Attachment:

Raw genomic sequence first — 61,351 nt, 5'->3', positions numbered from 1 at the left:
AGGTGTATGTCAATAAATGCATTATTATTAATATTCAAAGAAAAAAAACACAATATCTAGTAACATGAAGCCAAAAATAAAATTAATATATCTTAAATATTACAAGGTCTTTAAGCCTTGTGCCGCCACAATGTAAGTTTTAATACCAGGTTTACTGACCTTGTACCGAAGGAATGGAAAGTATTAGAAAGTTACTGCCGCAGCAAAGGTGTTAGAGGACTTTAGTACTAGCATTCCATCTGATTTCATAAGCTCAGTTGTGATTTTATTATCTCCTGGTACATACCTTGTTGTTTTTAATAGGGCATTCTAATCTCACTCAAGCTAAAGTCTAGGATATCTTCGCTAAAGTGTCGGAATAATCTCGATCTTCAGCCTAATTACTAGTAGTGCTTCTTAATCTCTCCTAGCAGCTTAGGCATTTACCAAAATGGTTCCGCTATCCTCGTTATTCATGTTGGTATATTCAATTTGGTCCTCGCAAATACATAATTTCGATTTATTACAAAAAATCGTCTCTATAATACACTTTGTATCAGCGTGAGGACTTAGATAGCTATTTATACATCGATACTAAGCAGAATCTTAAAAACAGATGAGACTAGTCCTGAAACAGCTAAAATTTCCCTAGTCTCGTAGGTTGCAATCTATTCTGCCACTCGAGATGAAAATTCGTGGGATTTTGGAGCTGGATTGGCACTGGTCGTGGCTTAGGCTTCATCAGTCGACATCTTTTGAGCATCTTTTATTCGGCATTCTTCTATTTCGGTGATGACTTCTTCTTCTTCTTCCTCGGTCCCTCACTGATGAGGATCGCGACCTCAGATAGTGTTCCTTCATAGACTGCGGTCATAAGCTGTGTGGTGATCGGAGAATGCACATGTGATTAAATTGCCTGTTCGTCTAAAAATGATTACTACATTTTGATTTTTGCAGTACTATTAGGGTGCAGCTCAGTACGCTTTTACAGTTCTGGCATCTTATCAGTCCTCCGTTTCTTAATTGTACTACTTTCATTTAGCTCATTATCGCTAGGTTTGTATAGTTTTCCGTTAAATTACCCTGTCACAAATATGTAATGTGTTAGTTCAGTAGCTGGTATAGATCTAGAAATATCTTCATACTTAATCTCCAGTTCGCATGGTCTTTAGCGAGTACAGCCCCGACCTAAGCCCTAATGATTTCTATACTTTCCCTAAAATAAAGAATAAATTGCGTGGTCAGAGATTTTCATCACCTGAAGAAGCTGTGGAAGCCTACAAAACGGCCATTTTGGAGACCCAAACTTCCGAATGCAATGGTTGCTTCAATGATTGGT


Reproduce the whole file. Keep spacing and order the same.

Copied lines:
Raw genomic sequence first — 61,351 nt, 5'->3', positions numbered from 1 at the left:
AGGTGTATGTCAATAAATGCATTATTATTAATATTCAAAGAAAAAAAACACAATATCTAGTAACATGAAGCCAAAAATAAAATTAATATATCTTAAATATTACAAGGTCTTTAAGCCTTGTGCCGCCACAATGTAAGTTTTAATACCAGGTTTACTGACCTTGTACCGAAGGAATGGAAAGTATTAGAAAGTTACTGCCGCAGCAAAGGTGTTAGAGGACTTTAGTACTAGCATTCCATCTGATTTCATAAGCTCAGTTGTGATTTTATTATCTCCTGGTACATACCTTGTTGTTTTTAATAGGGCATTCTAATCTCACTCAAGCTAAAGTCTAGGATATCTTCGCTAAAGTGTCGGAATAATCTCGATCTTCAGCCTAATTACTAGTAGTGCTTCTTAATCTCTCCTAGCAGCTTAGGCATTTACCAAAATGGTTCCGCTATCCTCGTTATTCATGTTGGTATATTCAATTTGGTCCTCGCAAATACATAATTTCGATTTATTACAAAAAATCGTCTCTATAATACACTTTGTATCAGCGTGAGGACTTAGATAGCTATTTATACATCGATACTAAGCAGAATCTTAAAAACAGATGAGACTAGTCCTGAAACAGCTAAAATTTCCCTAGTCTCGTAGGTTGCAATCTATTCTGCCACTCGAGATGAAAATTCGTGGGATTTTGGAGCTGGATTGGCACTGGTCGTGGCTTAGGCTTCATCAGTCGACATCTTTTGAGCATCTTTTATTCGGCATTCTTCTATTTCGGTGATGACTTCTTCTTCTTCTTCCTCGGTCCCTCACTGATGAGGATCGCGACCTCAGATAGTGTTCCTTCATAGACTGCGGTCATAAGCTGTGTGGTGATCGGAGAATGCACATGTGATTAAATTGCCTGTTCGTCTAAAAATGATTACTACATTTTGATTTTTGCAGTACTATTAGGGTGCAGCTCAGTACGCTTTTACAGTTCTGGCATCTTATCAGTCCTCCGTTTCTTAATTGTACTACTTTCATTTAGCTCATTATCGCTAGGTTTGTATAGTTTTCCGTTAAATTACCCTGTCACAAATATGTAATGTGTTAGTTCAGTAGCTGGTATAGATCTAGAAATATCTTCATACTTAATCTCCAGTTCGCATGGTCTTTAGCGAGTACAGCCCCGACCTAAGCCCTAATGATTTCTATACTTTCCCTAAAATAAAGAATAAATTGCGTGGTCAGAGATTTTCATCACCTGAAGAAGCTGTGGAAGCCTACAAAACGGCCATTTTGGAGACCCAAACTTCCGAATGCAATGGTTGCTTCAATGATTGGT